Many Indians say, ‘no thanks’ to Thanksgiving

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AUTHOR: Anju Kaur

Desiree Shelley’s family has observed Thanksgiving for generations, but
that doesn’t mean she doesn’t understand the protests of fellow Indians who
don’t.

A native of Baltimore, Shelley has roots in the Monacan tribe of Virginia.
Her father is part Monacan, a tribe that was “Christianized” shortly after
the Jamestown colonization in the early 1600s, she said.

“Even if some American Indians celebrate (the holiday), there is a
prevailing feeling of hurt for a lot of people,” Shelley said. “We have all
been assimilated and colonized. We have lost our history, our language and
our culture. What do you expect?”

The iconic Thanksgiving image of colonists and Indians sharing
a feast has become the symbol of caring and cooperation among peoples, but
for many Native Americans it is a reminder of betrayal, bloodshed and
continuing discrimination.

“It’s a day of mourning,” said William Redwing Tayac, chief of one of
Maryland’s indigenous tribes, the Piscataway Indian Nation. “Indians are
victims of the American holocaust. That’s the truth. I’m not going to paint
a rosy picture.”

The popular conception of the first Thanksgiving of 1621 is a myth, he
said. Indians taught colonists how to farm and survive in the new frontier,
only to be burned at the stake several years later as the first victims of
the Salem witch trials, Tayac said. The tribes of Massachusetts still have
demonstrations on Thanksgiving.

Tayac pays tribute to his people on Thanksgiving Day. He fasts during the
day with his family and performs a sacred harvest ceremony before sitting
down to dinner in the evening. If they have turkey, that’s just because
it’s traditional Indian food, he said.

His fight for his people continues well beyond the holiday. Tayac is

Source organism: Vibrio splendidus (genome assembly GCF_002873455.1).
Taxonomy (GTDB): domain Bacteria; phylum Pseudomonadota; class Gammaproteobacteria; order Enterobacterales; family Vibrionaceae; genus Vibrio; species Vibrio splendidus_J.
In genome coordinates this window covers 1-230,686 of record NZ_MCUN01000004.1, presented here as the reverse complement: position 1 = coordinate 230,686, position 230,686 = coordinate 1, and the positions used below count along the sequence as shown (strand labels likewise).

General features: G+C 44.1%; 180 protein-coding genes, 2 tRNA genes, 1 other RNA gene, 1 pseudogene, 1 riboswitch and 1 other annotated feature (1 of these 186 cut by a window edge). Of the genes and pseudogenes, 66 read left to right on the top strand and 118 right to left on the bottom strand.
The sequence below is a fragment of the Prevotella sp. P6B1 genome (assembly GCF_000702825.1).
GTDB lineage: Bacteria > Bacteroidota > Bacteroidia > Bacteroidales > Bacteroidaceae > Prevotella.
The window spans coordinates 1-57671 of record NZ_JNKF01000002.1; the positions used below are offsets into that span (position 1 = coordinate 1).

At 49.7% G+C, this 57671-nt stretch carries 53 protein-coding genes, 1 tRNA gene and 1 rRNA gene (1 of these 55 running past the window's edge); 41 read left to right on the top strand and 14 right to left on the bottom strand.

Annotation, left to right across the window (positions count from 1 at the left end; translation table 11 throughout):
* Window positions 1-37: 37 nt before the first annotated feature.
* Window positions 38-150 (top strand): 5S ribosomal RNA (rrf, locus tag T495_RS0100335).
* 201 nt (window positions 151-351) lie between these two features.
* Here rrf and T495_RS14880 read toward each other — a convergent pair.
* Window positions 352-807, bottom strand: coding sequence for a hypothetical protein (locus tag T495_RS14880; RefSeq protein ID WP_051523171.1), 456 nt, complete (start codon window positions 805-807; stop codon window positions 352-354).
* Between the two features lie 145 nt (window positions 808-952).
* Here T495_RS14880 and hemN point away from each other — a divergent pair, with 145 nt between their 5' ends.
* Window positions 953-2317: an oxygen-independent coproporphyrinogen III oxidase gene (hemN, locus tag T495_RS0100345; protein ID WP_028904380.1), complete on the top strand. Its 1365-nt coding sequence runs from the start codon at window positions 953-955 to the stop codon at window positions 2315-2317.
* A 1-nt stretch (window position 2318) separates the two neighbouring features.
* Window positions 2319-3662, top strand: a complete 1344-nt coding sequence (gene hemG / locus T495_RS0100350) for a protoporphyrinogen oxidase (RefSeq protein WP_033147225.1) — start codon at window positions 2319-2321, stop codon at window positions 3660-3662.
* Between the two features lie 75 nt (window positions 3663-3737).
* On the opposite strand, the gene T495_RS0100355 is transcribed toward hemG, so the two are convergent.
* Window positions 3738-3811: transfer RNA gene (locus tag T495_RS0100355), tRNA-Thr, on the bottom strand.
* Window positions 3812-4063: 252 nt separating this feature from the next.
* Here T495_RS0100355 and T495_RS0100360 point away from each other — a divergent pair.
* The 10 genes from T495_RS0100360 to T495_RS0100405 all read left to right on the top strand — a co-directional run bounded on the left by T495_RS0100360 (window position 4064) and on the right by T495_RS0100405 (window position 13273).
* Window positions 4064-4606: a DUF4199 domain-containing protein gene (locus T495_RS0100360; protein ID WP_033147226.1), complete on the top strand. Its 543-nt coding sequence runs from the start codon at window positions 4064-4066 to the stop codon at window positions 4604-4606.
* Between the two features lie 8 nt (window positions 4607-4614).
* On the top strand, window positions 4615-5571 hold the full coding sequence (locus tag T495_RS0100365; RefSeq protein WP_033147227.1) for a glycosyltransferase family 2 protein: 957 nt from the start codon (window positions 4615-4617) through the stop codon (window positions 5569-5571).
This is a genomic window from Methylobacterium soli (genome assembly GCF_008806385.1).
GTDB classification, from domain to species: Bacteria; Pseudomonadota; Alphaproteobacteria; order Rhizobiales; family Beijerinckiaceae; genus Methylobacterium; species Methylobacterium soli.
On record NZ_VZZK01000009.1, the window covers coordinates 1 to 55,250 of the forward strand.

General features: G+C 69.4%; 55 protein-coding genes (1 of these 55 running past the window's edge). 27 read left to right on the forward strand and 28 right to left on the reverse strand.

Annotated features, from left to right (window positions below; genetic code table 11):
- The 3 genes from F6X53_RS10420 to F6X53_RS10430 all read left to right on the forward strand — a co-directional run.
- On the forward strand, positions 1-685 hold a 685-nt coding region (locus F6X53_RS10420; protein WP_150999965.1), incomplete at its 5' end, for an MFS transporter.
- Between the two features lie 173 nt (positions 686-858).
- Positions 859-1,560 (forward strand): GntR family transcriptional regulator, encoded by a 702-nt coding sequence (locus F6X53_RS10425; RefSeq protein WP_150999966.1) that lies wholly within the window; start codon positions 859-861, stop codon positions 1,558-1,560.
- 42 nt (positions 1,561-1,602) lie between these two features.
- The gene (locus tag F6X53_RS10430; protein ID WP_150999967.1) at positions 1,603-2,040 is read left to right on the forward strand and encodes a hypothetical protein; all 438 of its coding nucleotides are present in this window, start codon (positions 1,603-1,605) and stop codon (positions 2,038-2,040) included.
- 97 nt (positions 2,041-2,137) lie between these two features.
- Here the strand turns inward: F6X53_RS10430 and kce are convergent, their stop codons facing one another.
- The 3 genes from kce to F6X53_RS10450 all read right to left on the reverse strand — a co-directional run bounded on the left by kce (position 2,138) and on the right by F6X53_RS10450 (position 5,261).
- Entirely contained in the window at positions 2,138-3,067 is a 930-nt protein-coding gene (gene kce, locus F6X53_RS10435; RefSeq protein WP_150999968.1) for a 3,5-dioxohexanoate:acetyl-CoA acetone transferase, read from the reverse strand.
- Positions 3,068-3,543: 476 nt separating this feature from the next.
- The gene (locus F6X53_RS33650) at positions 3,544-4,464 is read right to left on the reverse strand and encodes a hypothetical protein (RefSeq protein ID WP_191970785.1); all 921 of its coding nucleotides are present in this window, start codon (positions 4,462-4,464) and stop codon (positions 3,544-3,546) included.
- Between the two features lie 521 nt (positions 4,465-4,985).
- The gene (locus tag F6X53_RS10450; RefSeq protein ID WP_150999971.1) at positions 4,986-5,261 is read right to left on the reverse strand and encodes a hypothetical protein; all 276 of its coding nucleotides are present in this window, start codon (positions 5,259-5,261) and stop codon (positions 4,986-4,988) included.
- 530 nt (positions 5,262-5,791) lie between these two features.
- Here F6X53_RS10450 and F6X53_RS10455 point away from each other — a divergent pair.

involved in a “de-anglization” program that takes assimilated American
Indians and “brings them back to being Indians,” he said. They are taught
the culture, religion, history and traditions of their people.

Joseph Stands With Many, a Cherokee Indian from Baltimore, is not as angry
about Thanksgiving as Tayac.

“Once a year people think about Indians then they forget about them,” said
Stands With Many. “Some people are militant and get bitter during
Thanksgiving. I don’t believe in holding on to things like that.”

But some things still irritate him.

“Why does American Indian Heritage Month have to be in November?” he asked.
And why do people use those cut-out decorations of Indians and Pilgrims?

“No one wants to believe that it is offensive,” he said. “It continues the
subliminal stereotype.”

Stands With Many has complained about those decorations at his son’s
school, but the school board has refused to take them off the walls.

He has turned his frustration into an education opportunity — giving up
his 9-to-5 job to tell Cherokee stories to elementary school children,
including a performance last year at the National Museum of the American
Indian in Washington.

Giving thanks is a cycle of ceremonies for Stands With Many and his family.
It begins with the planting season and ends with the harvest. But
Thanksgiving Day is usually spent with his mother.

“Last year Mom and I went to McDonalds,” he said. “Sometimes we have
Chinese food.”

Thanksgiving has little meaning for Shelley. It’s just a day to get
together with family and have a nice meal, she said.

“The concept is not inherently bad,” she added. “I wouldn’t want to get rid
of it.”

As president of the American Indian Student Union at the University of
Maryland, Shelley, too, wants to use Thanksgiving as an opportunity to
educate.

She unsuccessfully tried to find grant money this year for education
outreach to elementary and middle school children, but she is looking at
other opportunities for next year that would redress the American Indian
experience.

It is the historical distortions, the cultural stereotypes and general
ignorance about indigenous peoples that makes Thanksgiving somewhat
revolting to American Indians, said Keith Colston, executive director of
the Maryland Commission on Indian Affairs. Most do not celebrate
Thanksgiving. If they do, it’s not based on today’s thoughts and ideas
about the holiday, he said.

“For me personally, it is another day to get together with friends and
family,” said Colston, a member of the Tuscarora-Lumbee tribe of North
Carolina.

But for everyone who does celebrate it, he advised: “People should know the
historical background of the holidays they celebrate. Native Americans
shared a feast with the Pilgrims and gave thanks for the bounty of food and
for each other’s company. But Thanksgiving after that was a betrayal.”